The Edinburgh Geologist
by Margaret Ford
A little known but enterprising Scot, Robert Dunlop was born on 27 February 1848 - a raw time of year. Cholera was sweeping through the Kilmarnock district, so his mother, Elizabeth (McKinnon) Dunlop journeyed to her father's house in Clins Vennel, Ayr, to ensure that her son would survive the first few months of his life. His father, Walter, toiled as an engineman for 17 shillings a week at Caprington colliery near Kilmarnock. Given the humble circumstances of his childhood, Robert's achievements were out of the ordinary, and speak for his character.
Robert's schooling (ruled by belt and bible?) lasted only four years, and he often missed a day running errands or doing the housework for his mother so that she could earn money as a "floorer" or flowerer doing embroidery for the local lace industry. By the age of eleven he too was helping to support his brothers and sisters by working on farms, for 8 farthings (about l p) a day.
Boys were expected to enter the mine when they reached the age of 14, but his mother, and Robert himself, did not want this. Through a relative, Elizabeth saw to it that Robert was indentured as an apprentice iron moulder for seven years, at 12 shillings a week. She had shown him that his life was not predestined.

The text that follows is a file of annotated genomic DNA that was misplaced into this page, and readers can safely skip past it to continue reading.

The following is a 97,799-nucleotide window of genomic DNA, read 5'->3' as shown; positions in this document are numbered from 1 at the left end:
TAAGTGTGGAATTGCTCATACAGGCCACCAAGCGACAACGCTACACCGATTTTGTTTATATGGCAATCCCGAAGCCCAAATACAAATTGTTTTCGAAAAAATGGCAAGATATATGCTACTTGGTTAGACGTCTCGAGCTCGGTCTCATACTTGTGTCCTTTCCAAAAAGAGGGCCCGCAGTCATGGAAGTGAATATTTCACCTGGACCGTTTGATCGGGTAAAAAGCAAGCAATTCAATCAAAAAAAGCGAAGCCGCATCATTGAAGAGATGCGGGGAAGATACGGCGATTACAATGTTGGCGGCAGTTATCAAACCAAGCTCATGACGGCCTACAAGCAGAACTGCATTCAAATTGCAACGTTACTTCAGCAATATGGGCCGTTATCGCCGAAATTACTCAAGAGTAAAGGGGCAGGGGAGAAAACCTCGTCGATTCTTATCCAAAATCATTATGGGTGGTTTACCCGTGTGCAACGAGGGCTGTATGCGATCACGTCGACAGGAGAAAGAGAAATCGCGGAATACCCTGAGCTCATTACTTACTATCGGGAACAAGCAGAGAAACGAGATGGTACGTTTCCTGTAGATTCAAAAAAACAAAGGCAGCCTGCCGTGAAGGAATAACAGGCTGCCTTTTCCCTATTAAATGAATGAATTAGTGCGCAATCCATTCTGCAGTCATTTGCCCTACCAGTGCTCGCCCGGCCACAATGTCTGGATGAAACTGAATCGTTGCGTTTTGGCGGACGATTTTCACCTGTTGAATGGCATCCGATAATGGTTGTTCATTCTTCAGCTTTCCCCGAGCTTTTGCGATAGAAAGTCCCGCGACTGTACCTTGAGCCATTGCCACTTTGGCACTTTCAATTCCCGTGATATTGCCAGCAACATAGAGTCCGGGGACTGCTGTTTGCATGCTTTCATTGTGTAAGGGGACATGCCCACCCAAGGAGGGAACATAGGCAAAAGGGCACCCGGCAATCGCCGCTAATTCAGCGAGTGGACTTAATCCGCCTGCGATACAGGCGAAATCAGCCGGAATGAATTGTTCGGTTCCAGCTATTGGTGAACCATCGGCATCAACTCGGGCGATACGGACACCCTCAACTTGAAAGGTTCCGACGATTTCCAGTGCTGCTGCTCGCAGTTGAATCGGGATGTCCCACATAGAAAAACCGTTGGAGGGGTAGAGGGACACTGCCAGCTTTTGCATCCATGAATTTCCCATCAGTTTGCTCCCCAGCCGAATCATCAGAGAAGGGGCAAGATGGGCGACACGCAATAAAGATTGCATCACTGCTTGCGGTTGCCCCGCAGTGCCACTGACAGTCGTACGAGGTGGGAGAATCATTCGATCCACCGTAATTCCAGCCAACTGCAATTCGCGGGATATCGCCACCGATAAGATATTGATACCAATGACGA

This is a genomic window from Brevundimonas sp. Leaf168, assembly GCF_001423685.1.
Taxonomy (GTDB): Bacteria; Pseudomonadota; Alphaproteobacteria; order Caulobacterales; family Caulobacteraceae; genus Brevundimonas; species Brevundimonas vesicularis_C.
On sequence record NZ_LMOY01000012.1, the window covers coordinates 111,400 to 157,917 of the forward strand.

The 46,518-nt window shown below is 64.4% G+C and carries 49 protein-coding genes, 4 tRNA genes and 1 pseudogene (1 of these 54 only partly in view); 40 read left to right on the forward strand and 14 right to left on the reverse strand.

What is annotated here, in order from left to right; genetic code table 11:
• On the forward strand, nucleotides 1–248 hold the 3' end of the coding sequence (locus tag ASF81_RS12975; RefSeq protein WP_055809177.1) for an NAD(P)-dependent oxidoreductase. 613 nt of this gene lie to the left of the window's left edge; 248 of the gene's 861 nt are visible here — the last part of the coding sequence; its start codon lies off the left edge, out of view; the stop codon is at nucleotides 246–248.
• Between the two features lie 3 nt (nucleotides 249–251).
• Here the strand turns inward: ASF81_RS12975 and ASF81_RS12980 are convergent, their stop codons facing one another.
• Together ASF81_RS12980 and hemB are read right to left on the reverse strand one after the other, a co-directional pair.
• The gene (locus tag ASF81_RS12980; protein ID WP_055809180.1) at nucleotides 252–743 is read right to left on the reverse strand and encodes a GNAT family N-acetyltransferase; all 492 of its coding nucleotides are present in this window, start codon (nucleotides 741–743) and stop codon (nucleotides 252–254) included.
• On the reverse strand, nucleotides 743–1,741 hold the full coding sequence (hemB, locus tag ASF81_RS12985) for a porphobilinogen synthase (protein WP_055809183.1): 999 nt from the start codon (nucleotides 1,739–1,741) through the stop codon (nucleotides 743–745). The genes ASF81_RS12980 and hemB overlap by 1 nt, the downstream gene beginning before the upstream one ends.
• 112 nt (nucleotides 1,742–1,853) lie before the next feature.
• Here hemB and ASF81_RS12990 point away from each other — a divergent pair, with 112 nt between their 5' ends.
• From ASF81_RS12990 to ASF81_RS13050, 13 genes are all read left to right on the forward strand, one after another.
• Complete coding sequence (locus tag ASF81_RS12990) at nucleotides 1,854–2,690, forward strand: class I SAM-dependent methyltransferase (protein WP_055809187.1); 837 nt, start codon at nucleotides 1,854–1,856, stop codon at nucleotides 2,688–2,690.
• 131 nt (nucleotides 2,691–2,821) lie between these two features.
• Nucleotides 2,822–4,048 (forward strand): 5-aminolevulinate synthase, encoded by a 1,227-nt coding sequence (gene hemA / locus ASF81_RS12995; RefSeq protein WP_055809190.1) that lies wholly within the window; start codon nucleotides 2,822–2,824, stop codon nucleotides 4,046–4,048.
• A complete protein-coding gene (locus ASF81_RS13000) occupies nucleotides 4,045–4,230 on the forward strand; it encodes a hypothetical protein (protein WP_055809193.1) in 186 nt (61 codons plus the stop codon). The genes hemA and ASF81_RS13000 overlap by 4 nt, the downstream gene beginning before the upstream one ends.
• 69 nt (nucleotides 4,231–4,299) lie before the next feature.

Walter meanwhile had fired his son's interest in geology. One day the boy found a fossil shell in a nearby limestone quarry. His father explained that it was "put there by the Deluge". This must have impressed him for he remembered it and was puzzled some years later when he found fossils which had come out of a coal pit 600 or 700 feet deep. His curiosity and wonder of nature had well and truly taken hold of him, and his interest did not wane, but strengthened to a passion (which is testified to by the massive collection he accrued).
Five and a half years into the apprenticeship (late 1867) Robert and the other apprentices had learned the trade well; so well that James Blackwood the master had the moulders locked out and took on more apprentices. Robert saw that the new boys couldn't work as well as he, yet they were being paid 4 shillings a week more, so he and his friend persuaded the clerk to show them their indentures and while his friend held down the clerk, Robert set fire to them. This was an offence they could probably have been imprisoned for, so when about two months later, his new foreman in Glasgow told him that "a lame man with a tall hat and a policeman" were waiting to see him, Robert, knowing it was Blackwood, dropped over the wall and fled.